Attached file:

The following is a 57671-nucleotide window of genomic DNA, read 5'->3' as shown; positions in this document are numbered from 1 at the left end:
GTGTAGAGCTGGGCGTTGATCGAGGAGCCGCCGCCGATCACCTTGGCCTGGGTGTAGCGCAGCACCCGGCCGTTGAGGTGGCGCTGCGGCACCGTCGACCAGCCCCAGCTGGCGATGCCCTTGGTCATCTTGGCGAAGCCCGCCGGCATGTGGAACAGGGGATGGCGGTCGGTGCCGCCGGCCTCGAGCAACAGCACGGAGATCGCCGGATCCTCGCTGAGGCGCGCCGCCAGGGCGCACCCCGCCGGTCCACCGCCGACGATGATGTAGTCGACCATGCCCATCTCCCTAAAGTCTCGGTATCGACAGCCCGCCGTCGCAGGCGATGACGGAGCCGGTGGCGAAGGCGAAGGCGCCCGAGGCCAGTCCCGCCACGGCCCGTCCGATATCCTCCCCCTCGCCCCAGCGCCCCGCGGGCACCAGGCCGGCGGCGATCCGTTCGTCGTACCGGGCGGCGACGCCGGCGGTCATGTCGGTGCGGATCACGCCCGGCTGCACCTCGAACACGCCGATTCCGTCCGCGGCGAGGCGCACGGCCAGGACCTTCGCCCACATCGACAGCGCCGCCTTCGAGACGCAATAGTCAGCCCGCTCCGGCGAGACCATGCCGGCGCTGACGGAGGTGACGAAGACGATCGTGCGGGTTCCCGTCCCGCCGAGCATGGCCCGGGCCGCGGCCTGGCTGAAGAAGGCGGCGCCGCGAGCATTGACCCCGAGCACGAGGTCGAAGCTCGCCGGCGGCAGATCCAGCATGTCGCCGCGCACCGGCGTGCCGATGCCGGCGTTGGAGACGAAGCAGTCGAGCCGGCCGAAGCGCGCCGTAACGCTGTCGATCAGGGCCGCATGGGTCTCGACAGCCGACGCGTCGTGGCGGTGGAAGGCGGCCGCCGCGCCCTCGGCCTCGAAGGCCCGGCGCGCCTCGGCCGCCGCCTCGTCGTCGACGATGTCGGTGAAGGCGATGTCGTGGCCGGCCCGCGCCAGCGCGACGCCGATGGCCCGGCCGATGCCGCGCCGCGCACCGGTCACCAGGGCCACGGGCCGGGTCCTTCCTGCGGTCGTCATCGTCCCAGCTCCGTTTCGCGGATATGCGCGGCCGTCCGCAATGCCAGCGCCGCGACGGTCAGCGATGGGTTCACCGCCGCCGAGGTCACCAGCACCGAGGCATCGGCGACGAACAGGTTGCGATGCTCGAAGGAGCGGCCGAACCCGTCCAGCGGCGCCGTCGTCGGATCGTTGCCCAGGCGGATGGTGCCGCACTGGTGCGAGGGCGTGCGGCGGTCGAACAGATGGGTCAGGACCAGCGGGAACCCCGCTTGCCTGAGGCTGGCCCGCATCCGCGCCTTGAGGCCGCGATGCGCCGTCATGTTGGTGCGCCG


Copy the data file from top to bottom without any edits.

The following is a 57671-nucleotide window of genomic DNA, read 5'->3' as shown; positions in this document are numbered from 1 at the left end:
GTGTAGAGCTGGGCGTTGATCGAGGAGCCGCCGCCGATCACCTTGGCCTGGGTGTAGCGCAGCACCCGGCCGTTGAGGTGGCGCTGCGGCACCGTCGACCAGCCCCAGCTGGCGATGCCCTTGGTCATCTTGGCGAAGCCCGCCGGCATGTGGAACAGGGGATGGCGGTCGGTGCCGCCGGCCTCGAGCAACAGCACGGAGATCGCCGGATCCTCGCTGAGGCGCGCCGCCAGGGCGCACCCCGCCGGTCCACCGCCGACGATGATGTAGTCGACCATGCCCATCTCCCTAAAGTCTCGGTATCGACAGCCCGCCGTCGCAGGCGATGACGGAGCCGGTGGCGAAGGCGAAGGCGCCCGAGGCCAGTCCCGCCACGGCCCGTCCGATATCCTCCCCCTCGCCCCAGCGCCCCGCGGGCACCAGGCCGGCGGCGATCCGTTCGTCGTACCGGGCGGCGACGCCGGCGGTCATGTCGGTGCGGATCACGCCCGGCTGCACCTCGAACACGCCGATTCCGTCCGCGGCGAGGCGCACGGCCAGGACCTTCGCCCACATCGACAGCGCCGCCTTCGAGACGCAATAGTCAGCCCGCTCCGGCGAGACCATGCCGGCGCTGACGGAGGTGACGAAGACGATCGTGCGGGTTCCCGTCCCGCCGAGCATGGCCCGGGCCGCGGCCTGGCTGAAGAAGGCGGCGCCGCGAGCATTGACCCCGAGCACGAGGTCGAAGCTCGCCGGCGGCAGATCCAGCATGTCGCCGCGCACCGGCGTGCCGATGCCGGCGTTGGAGACGAAGCAGTCGAGCCGGCCGAAGCGCGCCGTAACGCTGTCGATCAGGGCCGCATGGGTCTCGACAGCCGACGCGTCGTGGCGGTGGAAGGCGGCCGCCGCGCCCTCGGCCTCGAAGGCCCGGCGCGCCTCGGCCGCCGCCTCGTCGTCGACGATGTCGGTGAAGGCGATGTCGTGGCCGGCCCGCGCCAGCGCGACGCCGATGGCCCGGCCGATGCCGCGCCGCGCACCGGTCACCAGGGCCACGGGCCGGGTCCTTCCTGCGGTCGTCATCGTCCCAGCTCCGTTTCGCGGATATGCGCGGCCGTCCGCAATGCCAGCGCCGCGACGGTCAGCGATGGGTTCACCGCCGCCGAGGTCACCAGCACCGAGGCATCGGCGACGAACAGGTTGCGATGCTCGAAGGAGCGGCCGAACCCGTCCAGCGGCGCCGTCGTCGGATCGTTGCCCAGGCGGATGGTGCCGCACTGGTGCGAGGGCGTGCGGCGGTCGAACAGATGGGTCAGGACCAGCGGGAACCCCGCTTGCCTGAGGCTGGCCCGCATCCGCGCCTTGAGGCCGCGATGCGCCGTCATGTTGGTGCGCCG